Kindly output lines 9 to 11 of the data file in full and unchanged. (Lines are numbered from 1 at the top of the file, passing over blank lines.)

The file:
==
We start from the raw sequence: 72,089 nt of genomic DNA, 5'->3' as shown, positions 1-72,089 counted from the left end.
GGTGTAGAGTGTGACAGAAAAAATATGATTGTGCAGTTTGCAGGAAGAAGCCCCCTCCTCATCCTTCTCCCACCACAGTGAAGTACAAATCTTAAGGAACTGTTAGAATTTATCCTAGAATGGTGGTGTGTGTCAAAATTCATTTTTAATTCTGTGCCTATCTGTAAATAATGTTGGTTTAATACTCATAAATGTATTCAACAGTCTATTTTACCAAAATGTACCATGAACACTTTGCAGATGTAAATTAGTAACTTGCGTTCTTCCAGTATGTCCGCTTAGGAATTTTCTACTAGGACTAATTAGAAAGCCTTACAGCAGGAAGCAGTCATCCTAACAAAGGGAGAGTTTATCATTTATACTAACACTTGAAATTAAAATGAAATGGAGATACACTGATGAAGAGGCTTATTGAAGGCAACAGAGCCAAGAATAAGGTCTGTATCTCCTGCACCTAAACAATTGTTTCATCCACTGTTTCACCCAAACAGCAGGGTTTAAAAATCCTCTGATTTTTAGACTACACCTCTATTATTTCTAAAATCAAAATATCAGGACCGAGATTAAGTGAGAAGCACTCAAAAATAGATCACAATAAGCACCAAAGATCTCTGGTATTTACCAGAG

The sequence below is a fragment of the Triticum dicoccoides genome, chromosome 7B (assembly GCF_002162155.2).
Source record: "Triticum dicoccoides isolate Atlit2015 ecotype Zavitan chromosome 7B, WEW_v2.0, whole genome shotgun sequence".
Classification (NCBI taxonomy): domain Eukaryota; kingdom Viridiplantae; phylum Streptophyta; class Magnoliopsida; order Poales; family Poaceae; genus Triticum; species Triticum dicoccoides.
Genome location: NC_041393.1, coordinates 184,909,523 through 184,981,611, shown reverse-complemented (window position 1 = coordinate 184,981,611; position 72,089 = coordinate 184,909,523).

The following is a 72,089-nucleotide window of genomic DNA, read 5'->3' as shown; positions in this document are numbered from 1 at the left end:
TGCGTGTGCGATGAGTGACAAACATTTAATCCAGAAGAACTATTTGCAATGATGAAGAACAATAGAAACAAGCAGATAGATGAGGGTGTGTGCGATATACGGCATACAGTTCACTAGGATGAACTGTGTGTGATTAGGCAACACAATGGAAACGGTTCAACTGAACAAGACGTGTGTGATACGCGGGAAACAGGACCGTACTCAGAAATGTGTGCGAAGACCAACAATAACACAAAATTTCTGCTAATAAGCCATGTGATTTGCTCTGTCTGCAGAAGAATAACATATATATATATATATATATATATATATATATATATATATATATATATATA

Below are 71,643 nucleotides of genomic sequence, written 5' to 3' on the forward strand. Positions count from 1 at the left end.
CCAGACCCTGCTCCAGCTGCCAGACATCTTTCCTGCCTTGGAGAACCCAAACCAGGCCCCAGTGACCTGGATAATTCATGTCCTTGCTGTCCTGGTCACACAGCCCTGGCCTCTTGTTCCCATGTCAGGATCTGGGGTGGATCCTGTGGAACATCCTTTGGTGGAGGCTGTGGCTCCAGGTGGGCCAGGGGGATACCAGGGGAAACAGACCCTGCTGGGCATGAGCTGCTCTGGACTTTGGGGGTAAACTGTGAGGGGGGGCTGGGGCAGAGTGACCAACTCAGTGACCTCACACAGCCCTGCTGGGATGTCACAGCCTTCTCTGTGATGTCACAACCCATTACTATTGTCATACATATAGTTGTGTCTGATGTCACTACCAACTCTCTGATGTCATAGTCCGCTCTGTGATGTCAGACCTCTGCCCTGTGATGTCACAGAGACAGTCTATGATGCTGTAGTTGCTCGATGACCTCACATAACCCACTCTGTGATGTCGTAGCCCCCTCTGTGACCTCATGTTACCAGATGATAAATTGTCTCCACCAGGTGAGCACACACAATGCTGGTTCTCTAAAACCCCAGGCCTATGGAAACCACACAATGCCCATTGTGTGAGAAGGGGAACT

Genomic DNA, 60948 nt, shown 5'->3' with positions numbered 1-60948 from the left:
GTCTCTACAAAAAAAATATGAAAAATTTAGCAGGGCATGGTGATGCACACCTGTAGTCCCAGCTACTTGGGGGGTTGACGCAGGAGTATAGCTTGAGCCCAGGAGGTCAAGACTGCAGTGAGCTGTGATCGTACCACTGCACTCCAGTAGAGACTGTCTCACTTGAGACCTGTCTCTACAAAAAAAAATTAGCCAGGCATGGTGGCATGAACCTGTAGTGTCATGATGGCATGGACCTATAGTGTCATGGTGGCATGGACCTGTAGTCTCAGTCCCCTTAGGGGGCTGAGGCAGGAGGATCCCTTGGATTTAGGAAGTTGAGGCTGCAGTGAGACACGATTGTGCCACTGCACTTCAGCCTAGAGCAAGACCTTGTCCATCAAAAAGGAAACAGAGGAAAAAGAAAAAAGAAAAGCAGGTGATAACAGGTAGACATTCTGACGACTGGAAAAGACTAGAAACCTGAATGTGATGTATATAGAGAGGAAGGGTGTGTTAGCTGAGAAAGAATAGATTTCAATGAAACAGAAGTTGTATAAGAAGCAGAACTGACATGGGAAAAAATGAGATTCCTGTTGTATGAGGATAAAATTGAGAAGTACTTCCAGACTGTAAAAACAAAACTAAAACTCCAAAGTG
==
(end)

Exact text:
Below are 71,643 nucleotides of genomic sequence, written 5' to 3' on the forward strand. Positions count from 1 at the left end.
CCAGACCCTGCTCCAGCTGCCAGACATCTTTCCTGCCTTGGAGAACCCAAACCAGGCCCCAGTGACCTGGATAATTCATGTCCTTGCTGTCCTGGTCACACAGCCCTGGCCTCTTGTTCCCATGTCAGGATCTGGGGTGGATCCTGTGGAACATCCTTTGGTGGAGGCTGTGGCTCCAGGTGGGCCAGGGGGATACCAGGGGAAACAGACCCTGCTGGGCATGAGCTGCTCTGGACTTTGGGGGTAAACTGTGAGGGGGGGCTGGGGCAGAGTGACCAACTCAGTGACCTCACACAGCCCTGCTGGGATGTCACAGCCTTCTCTGTGATGTCACAACCCATTACTATTGTCATACATATAGTTGTGTCTGATGTCACTACCAACTCTCTGATGTCATAGTCCGCTCTGTGATGTCAGACCTCTGCCCTGTGATGTCACAGAGACAGTCTATGATGCTGTAGTTGCTCGATGACCTCACATAACCCACTCTGTGATGTCGTAGCCCCCTCTGTGACCTCATGTTACCAGATGATAAATTGTCTCCACCAGGTGAGCACACACAATGCTGGTTCTCTAAAACCCCAGGCCTATGGAAACCACACAATGCCCATTGTGTGAGAAGGGGAACT

Genomic DNA, 60948 nt, shown 5'->3' with positions numbered 1-60948 from the left: